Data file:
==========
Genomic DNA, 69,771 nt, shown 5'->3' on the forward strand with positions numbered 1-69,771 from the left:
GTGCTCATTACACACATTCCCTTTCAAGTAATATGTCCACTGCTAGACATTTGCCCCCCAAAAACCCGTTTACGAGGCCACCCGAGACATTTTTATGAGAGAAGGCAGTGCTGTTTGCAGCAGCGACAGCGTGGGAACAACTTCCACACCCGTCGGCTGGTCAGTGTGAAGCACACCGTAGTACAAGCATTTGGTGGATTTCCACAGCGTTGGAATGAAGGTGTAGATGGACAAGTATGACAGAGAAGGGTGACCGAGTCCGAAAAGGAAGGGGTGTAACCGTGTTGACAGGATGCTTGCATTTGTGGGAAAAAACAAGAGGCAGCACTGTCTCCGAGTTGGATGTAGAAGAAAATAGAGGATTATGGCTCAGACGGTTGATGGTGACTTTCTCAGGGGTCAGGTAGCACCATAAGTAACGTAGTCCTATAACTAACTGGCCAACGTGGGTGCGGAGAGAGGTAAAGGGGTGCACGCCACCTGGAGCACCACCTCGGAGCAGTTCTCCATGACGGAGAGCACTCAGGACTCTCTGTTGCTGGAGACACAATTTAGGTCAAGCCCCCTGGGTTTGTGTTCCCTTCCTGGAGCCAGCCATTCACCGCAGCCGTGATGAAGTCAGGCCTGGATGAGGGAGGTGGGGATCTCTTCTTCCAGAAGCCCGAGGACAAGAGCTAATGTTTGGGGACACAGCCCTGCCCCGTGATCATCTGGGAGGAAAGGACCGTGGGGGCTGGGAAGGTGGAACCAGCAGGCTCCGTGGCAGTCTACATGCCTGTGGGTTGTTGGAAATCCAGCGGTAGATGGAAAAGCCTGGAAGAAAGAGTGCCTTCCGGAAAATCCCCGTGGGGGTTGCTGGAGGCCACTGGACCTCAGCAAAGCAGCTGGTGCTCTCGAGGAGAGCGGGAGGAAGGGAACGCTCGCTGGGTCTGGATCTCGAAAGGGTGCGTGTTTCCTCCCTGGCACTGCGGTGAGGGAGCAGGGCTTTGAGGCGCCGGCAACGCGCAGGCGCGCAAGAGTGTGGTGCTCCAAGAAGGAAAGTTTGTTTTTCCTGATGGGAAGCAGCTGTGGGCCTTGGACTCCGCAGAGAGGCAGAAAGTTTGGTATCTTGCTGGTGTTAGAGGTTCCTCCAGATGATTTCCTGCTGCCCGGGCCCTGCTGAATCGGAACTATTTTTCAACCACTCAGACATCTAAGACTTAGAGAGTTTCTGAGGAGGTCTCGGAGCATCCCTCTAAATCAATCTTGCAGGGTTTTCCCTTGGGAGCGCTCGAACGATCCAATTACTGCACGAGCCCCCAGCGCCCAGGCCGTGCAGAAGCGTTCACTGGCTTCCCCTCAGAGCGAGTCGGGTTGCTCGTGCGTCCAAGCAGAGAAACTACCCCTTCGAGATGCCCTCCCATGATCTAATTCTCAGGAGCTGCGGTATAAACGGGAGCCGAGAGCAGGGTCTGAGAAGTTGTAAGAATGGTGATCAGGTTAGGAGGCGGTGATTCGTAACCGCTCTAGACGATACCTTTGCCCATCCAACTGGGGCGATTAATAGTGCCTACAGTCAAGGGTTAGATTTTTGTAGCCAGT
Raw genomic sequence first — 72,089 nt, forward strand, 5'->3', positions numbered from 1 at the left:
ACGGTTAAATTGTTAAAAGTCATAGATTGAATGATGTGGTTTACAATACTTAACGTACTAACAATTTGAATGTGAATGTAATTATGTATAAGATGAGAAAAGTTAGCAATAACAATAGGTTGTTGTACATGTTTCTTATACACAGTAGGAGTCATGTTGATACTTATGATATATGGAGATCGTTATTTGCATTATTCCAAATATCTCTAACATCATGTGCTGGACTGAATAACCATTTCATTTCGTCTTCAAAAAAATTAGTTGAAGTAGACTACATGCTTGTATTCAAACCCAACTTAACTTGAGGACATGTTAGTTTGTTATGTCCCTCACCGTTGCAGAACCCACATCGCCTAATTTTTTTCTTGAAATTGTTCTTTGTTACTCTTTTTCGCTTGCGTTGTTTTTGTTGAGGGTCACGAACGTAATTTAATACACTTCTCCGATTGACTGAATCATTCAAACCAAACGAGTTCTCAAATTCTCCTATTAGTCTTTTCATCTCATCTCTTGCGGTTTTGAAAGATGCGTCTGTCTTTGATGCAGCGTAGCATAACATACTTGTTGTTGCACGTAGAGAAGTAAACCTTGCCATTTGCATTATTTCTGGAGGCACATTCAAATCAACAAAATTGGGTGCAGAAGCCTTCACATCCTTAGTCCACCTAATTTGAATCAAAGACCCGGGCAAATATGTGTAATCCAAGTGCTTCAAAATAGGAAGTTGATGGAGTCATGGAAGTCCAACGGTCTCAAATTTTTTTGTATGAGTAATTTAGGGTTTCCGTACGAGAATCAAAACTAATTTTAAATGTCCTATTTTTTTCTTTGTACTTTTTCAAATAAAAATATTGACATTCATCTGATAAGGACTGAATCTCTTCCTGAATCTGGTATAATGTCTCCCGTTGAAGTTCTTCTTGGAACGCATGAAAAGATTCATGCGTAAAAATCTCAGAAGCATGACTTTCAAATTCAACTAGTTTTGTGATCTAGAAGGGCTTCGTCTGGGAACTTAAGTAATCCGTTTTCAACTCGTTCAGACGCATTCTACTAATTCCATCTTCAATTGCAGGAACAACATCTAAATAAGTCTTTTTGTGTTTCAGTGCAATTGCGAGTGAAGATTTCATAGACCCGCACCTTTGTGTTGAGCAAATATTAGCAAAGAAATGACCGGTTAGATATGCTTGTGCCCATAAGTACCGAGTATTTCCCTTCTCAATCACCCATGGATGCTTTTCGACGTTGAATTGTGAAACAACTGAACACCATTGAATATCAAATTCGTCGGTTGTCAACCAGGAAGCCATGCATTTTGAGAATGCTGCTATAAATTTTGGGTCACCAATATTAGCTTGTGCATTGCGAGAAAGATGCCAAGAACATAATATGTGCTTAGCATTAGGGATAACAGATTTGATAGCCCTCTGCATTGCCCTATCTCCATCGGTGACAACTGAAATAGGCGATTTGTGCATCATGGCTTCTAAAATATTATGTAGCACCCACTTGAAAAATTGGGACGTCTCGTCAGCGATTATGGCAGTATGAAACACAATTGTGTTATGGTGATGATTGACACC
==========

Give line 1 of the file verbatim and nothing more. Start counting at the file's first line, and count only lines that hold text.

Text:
Genomic DNA, 69,771 nt, shown 5'->3' on the forward strand with positions numbered 1-69,771 from the left: